From 1 April 2013, if you are a council or Housing Association tenant, Housing Benefit will be cut if you have a ‘spare’ bedroom. This has now been referred to by opposition groups and the media as the ‘bedroom tax’. Under the new rules, Housing Benefit is paid depending on how many rooms each household needs. If a household has more bedrooms than required, Housing Benefit will be cut by 14% of your rent if you one spare room or 25% if you have two or more.
According to the new rules, the following are allowed one room within the household:
- Each single adult
- Each adult couple
- Each child aged 16 or over
- Two girls or two boys under the age of 16
- Two children of either gender under the age of ten
- A carer who stays overnight
These changes will cause particular hardship on families whose children move out of the family home, perhaps beginning further education or their own families. It is important to note that these changes affect on council and Housing Association tenants, and not private tenants whom the Government acknowledge would not pay for over occupancy themselves. However, given the Benefit cap (discussed below), private tenants are no better off.
From April 2013, in four London authorities, the benefits cap will begin to be phased in. Eventually, every part of Great Britain will be affected by the cap. The cap sets a limit on how much one family can receive in benefits.
A single person can receive up to £350 per week and a couple or a lone parent can receive up to £500 per week. Any amount over this will be stopped from their Housing Benefit or Universal Credit. Therefore, the people most affected by this change are those who live in high rent areas or have large families. This has led opposition groups to anticipate an increase in child poverty and large household struggling to make ends meet.
However, the Government does provide some respite. People who are in work or who receive certain disability benefits will be exempt from the cap.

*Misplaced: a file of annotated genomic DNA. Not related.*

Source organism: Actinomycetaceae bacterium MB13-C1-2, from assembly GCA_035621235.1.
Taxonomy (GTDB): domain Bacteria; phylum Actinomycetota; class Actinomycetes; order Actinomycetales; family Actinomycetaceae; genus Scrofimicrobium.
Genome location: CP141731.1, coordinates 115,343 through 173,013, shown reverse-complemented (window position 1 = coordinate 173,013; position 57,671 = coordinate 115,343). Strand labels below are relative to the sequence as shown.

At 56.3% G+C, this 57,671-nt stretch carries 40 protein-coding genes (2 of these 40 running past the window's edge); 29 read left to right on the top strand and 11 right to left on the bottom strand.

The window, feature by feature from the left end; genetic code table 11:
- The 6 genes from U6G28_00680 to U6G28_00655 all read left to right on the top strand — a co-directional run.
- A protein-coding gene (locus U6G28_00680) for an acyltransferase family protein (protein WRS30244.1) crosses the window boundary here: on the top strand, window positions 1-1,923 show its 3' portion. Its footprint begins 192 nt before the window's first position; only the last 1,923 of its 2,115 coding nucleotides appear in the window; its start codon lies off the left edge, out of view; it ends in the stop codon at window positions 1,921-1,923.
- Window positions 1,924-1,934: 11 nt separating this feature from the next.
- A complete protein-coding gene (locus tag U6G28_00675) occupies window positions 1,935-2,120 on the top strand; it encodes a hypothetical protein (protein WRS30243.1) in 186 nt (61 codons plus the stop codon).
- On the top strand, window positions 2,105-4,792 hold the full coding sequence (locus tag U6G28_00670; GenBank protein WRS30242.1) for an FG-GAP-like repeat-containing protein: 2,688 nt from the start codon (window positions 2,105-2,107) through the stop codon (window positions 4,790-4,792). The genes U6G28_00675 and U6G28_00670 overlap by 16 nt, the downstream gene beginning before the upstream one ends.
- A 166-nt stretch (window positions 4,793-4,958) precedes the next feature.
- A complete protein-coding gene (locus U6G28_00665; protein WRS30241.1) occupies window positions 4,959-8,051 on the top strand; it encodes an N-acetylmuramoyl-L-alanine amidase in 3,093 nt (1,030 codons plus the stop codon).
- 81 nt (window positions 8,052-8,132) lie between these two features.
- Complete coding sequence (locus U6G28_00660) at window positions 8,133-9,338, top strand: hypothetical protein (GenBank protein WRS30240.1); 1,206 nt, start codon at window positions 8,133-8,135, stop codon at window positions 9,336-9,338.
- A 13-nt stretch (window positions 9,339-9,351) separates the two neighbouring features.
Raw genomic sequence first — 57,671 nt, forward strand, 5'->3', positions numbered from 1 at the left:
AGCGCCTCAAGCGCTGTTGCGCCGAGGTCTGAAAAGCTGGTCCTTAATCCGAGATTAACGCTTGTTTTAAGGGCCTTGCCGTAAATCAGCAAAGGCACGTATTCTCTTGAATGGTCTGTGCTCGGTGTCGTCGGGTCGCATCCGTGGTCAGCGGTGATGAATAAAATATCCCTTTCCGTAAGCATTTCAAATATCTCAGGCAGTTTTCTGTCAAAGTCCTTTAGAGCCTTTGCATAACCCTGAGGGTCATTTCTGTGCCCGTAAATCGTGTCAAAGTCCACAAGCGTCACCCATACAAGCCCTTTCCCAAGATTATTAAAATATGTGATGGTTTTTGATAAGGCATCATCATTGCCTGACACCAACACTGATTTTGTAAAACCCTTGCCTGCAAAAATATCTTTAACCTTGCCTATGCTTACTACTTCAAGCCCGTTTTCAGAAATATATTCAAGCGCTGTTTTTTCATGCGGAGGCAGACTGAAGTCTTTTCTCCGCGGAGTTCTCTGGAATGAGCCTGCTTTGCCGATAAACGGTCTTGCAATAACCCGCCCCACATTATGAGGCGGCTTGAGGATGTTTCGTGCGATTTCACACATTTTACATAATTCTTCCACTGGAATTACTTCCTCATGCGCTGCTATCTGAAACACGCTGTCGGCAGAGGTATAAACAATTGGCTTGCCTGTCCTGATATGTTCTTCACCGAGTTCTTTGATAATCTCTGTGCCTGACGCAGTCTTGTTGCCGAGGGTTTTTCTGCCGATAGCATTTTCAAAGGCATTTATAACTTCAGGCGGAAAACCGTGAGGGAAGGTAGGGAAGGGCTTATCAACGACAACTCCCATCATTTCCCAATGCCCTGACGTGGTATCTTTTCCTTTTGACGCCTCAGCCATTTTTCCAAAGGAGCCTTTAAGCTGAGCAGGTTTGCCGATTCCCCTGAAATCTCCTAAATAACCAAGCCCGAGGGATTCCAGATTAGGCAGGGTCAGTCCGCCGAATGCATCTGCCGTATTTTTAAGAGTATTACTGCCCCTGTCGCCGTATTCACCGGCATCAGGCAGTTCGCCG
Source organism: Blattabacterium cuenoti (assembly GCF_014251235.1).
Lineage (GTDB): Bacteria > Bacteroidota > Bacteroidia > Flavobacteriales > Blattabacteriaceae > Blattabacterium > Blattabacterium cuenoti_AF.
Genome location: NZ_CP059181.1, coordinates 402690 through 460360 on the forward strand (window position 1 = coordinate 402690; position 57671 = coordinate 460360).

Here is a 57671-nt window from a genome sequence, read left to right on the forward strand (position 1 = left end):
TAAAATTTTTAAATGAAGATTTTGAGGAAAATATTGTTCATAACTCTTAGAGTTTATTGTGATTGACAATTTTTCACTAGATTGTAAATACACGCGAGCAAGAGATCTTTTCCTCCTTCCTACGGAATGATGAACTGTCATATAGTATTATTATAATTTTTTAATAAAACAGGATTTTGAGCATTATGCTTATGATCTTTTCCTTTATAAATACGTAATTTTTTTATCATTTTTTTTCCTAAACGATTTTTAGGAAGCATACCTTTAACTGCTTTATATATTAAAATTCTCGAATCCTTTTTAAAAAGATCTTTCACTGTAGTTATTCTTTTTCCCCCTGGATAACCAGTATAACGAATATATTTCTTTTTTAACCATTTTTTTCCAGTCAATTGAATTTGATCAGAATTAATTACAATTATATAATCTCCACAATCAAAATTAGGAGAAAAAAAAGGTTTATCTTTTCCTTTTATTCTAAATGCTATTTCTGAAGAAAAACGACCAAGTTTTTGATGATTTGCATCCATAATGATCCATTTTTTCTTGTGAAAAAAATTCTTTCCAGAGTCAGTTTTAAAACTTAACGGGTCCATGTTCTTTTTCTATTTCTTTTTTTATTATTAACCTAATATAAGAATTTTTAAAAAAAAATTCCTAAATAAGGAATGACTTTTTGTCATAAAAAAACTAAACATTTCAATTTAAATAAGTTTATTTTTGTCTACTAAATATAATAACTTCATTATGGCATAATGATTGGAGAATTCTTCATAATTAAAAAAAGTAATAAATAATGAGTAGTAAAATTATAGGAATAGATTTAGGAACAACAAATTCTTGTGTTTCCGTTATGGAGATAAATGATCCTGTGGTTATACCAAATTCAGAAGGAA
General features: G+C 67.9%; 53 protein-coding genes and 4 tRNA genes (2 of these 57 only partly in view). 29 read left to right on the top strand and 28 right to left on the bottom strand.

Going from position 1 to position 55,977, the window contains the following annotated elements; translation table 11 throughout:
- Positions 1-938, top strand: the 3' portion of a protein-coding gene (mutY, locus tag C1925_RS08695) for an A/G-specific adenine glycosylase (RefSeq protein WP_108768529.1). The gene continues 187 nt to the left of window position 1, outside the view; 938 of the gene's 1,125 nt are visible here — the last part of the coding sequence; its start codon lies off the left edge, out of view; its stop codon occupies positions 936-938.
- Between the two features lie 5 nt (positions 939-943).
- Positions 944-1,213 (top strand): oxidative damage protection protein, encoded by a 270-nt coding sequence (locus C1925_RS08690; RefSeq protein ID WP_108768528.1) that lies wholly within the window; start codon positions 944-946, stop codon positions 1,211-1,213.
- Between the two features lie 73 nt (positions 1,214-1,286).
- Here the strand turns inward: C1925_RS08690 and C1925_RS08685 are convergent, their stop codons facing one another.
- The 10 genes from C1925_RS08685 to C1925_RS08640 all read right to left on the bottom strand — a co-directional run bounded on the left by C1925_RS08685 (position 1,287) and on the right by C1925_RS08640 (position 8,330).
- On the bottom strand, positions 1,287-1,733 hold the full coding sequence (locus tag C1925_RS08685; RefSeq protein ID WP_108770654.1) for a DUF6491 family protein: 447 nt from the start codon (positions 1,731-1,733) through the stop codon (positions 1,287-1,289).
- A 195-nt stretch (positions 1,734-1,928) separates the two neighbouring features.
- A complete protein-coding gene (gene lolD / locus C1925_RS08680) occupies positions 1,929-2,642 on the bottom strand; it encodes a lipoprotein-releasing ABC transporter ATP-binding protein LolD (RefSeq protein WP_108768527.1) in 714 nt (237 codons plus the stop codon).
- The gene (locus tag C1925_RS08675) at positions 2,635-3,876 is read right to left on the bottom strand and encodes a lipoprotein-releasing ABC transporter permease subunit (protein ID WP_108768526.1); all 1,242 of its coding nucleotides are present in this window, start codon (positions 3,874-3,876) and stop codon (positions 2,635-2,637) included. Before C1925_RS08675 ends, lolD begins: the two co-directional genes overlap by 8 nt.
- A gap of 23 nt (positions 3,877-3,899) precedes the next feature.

Council Tax Benefit
From 1 April 2013, Council Tax Benefit will stop. It will be replaced by a new scheme decided by each council, which means the amount of financial support available will vary considerably in through the country. As all councils are receiving less money from the Government and they have been told to cut their budgets, many people will be worse off and expected to receive Council Tax bills asking to the shortfall themselves.
The largest change to the benefits system will come into force in October 2013, unless you live in a pilot area. Universal Credit replaces a series of benefits which will gradually be abolished. These include:
- Income Support
- Income-based Jobseeker’s Allowance
- Income-related Employment and Support Allowance
- Housing Benefit
- Child Tax Credit
- Working Tax Credit
As the transition begins, any new claims for any of the above benefits will become claims for Universal Credit. Those people who are already on the above benefits will be migrated onto the new system from 2014 and the Government has anticipated that the migration would be complete by 2017.
Although, Universal Credit replaces the above benefits, each applicant will need to fulfil the same conditions in order to receive Universal Credit.
Personal Independence Payments
From April 2013, again in selected pilot areas and from June 2013 across Great Britain, new claims to Disability Living Allowance (DLA) will become new claims for Personal Independence Payments (PIP).
From October 2013, renewal claims for people receiving DLA for a fixed period will be for PIP and from 2015 existing claimants of DLA will start to be transferred onto PIP.
However, importantly, claims made for children (below 16) or the elderly (over 64) will not be affected by these new changes and they will continue to receive DLA or Attendance Allowance (AA).
Under the new rules, PIP will consist of two parts. The first is the daily living element and the second is the mobility element. Each element (no longer referred to as components) can be at the standard rate or the enhanced rate (no longer low, middle and higher rate) if extra assistance is needed.
As under the previous rules, most people will have a face to face consultation with a Health Professional or Registered Disability Assessor to assess their needs as part of their claim. Successful claims will then be reviewed at intervals depending on how likely it is that the person’s circumstances will change.